Tuesday, April 12, 2011

Betting Against the Church of the House of Google

[caption id="attachment_619" align="alignleft" width="300" caption=""I don't know who discovered water, but I'm pretty sure it wasn't a fish." -- Marshall McLuhan"][/caption]

Marshall is suggesting that familiarity is the home of the oblivious. Our blinders are affixed to our unblinking screens. We put them on once and no interruption can slip between our trackable eyeballs and our data plans. Digital natives may awake ready to greet the dawn or completely hung over. Former Google CEO Eric Schmidt says that either way, they wake-up connected.

Being offline requires a manual override. It's not natural. And it requires reflexes, negotiations, and a tolerance for uncertainties that can't be novelized in gaming or commerce.

At last weekend's first annual Valley Summit, a forty-something social media marketer was addressing the virtues of Google Analytics to the conference gallery. He mentioned how his pet store merchandiser/client delivered him a handful of variations on the naming of some hot-selling accessory for dogs. But then he ran the keyword combos through Google AdWords and the verdict was unanimous: there is only one commonly accepted way that customers use to search for this item. That's right -- one way to the AdWords bidding auction or the highway of web marketing roadkill.

On one hand this was a battle of ideas between who keeps through my store and who lands on my site. On the other hand this is a major inversion-bender between the customer-leaning client and search-literate counsel. Man, talk about the client seeing the complexities of the world more clearly than their social media handlers!

The larger story here is that the new media brokers are all too willing to confuse the business model of a software giant for the marketplace itself. The fact that this single expression for doggie collars, leashes, or dinner bells is reducible to one expression says as much about the media buyers as it does about the search media. Each term in succession describes one thought planted in front of the next. That's the extemporaneous stamina of Google as mind-reader. There are no original search terms under the Google Sun.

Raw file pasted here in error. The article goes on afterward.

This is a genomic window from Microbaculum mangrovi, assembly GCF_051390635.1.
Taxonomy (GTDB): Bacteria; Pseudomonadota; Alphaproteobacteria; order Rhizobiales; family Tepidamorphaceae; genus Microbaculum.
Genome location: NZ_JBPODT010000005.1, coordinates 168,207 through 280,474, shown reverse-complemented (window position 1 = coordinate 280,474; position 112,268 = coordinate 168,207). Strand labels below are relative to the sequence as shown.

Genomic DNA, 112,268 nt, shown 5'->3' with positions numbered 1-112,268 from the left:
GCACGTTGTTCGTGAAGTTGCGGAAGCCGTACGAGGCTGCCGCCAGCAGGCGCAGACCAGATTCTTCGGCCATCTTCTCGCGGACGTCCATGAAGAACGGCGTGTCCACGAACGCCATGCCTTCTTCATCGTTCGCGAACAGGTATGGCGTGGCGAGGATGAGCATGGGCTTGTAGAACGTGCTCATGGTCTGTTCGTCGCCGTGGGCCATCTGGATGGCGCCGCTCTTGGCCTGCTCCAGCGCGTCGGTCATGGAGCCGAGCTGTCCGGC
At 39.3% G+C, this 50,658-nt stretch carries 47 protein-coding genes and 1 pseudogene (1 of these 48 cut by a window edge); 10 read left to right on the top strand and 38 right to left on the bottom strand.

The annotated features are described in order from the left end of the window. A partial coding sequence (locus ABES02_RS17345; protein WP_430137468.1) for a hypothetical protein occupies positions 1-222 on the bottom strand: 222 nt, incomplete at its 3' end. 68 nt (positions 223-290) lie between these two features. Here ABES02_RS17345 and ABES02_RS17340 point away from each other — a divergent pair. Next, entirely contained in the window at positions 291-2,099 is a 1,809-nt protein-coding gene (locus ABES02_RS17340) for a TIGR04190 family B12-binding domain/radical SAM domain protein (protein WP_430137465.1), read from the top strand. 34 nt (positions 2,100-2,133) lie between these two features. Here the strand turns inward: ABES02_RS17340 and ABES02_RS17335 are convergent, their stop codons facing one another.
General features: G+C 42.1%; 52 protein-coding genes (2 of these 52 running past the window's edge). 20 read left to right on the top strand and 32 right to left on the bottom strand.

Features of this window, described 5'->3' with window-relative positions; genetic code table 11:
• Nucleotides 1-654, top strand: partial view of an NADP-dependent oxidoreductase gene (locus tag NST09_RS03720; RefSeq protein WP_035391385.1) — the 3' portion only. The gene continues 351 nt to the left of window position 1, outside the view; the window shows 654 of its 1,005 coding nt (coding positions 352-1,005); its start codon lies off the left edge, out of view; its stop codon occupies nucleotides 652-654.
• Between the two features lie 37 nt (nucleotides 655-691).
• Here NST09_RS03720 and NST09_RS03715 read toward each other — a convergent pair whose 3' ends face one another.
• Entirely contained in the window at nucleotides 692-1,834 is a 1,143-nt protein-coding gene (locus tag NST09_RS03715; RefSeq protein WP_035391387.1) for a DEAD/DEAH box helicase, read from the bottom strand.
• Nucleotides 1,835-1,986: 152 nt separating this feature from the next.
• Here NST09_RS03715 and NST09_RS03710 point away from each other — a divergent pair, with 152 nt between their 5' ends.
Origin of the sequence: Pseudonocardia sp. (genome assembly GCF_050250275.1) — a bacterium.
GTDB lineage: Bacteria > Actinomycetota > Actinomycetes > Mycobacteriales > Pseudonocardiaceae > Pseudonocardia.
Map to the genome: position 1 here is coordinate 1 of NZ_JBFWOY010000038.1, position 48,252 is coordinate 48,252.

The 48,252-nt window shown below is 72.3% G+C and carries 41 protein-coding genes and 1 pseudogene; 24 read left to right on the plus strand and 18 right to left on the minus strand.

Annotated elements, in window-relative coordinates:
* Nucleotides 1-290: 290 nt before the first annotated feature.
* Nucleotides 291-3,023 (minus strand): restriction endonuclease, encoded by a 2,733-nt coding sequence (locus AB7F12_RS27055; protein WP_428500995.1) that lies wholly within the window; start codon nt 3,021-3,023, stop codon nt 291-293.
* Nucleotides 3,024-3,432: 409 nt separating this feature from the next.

It's one thing to "organize the world‘s information and make it universally accessible." It's quite another thing to appropriate the language for doing so as an auction-based sweepstakes where Google has trademarked all the concenants, vowels, and punctuation symbols. Every symbol on our keypads prompt a suggestion from Google. Our minds may be shooting blanks but our stares have been paved over by the power of Google suggestion.

I'm not suggesting this power is sinister any more than I'm suggesting that Google is acting as our scalable, benevolent, reference librarian in the cloud. Google is acting in its own corporate interest when it channels our curiosities into manageable chunks of its revenue model. The fact that the service is so compelling and the model is so persuasive means that Google's evisceration of the ad business sounds like the sour grapes of a dead fruit tree -- not the grounds for anti-trust litigation that awaited a browser-bundled PC empire when the Clinton Administration chased after Microsoft in the late nineties.

“The perfect search engine,” says co-founder and new CEO Larry Page, “would understand exactly what you mean and give back exactly what you want.” Page might be casting a perfectly earnest engineering posture. Or cynicism may compel him to see the non-paying Google public as a customer that doesn't know what it wants (other than for an intermediary to broker their virtual needs in a clean, unassuming interface). My money is on an enduring love of search science. That's as far as Larry's sincerity needs to travel for my purposes. I'll know that Larry shares my enthusiasm when he figures out a way to pad revenues from servicing the needs of researchers.

That's fantasy. One emerging reality is the appreciation of my new Pioneer Valley colleagues for brilliant search engineering. That's my takeaway from the first meetup of the Society for Useful Information last night in Northampton.  That appreciation will deepen as they reverse engineer Google into doing their bidding on Facebook, LinkedIn, Twitter, and other walled gardens to come. Perhaps then we'll start to warm to this reality: that we feel no pain with our fingers plugged into the sockets of Google Search.

Organic search, my ass.

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attentionSpin is a consulting practice formed in 1990 to create, automate and apply a universal scoring system (“The Biggest Picture”) to brands, celebrities, events and policy issues in the public eye. In the Biggest Picture, attentionSpin applies the principles of market research to the process of media analytics to score the volume and nature of media coverage. The explanatory power of this research model: 1. Allows practitioners to understand the requirements for managing the quality of attention they receive 2. Shows influencers the level of authority they hold in forums where companies, office-seekers, celebrities and experts sell their visions, opinions and skills 3. Creates meaningful standards for measuring the success and failure of campaigns and their connection to marketable assets.